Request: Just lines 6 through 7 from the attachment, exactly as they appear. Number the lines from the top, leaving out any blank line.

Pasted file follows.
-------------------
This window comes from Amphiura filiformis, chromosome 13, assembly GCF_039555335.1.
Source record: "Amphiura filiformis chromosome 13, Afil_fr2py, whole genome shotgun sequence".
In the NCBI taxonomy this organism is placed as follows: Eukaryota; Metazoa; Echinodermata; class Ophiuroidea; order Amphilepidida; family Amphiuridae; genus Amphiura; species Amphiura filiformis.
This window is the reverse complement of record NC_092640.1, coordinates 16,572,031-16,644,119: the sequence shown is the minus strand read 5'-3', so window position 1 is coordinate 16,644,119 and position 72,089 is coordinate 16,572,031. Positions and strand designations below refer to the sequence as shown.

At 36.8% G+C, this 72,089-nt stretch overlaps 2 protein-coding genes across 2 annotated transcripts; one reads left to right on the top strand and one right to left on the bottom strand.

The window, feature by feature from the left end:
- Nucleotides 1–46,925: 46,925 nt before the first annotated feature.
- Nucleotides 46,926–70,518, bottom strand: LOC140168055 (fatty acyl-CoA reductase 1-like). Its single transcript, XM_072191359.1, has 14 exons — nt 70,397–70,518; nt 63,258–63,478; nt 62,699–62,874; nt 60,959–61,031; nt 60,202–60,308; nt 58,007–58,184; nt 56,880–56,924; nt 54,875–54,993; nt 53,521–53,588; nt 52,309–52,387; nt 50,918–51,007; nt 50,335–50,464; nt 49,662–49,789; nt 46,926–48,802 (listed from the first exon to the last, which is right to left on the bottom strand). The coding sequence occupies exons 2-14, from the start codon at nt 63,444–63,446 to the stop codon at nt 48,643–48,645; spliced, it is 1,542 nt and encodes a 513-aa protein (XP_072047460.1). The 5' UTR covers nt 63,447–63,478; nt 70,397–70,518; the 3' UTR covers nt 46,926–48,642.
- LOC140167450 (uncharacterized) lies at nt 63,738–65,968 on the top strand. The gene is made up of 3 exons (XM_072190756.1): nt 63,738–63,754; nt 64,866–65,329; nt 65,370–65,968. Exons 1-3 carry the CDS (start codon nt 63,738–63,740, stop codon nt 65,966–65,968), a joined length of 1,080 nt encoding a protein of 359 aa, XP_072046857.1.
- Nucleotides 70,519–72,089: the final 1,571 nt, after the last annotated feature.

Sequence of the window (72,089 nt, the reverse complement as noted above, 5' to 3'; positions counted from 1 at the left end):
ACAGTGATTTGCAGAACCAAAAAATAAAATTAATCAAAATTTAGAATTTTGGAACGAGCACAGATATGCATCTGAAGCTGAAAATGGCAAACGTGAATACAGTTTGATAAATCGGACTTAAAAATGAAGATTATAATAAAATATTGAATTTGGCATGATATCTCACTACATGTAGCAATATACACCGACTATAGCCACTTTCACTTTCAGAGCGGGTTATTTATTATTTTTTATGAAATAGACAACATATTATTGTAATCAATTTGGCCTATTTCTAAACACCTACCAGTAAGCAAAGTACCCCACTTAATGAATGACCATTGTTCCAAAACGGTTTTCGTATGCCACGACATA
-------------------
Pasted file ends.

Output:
The window, feature by feature from the left end:
- Nucleotides 1–46,925: 46,925 nt before the first annotated feature.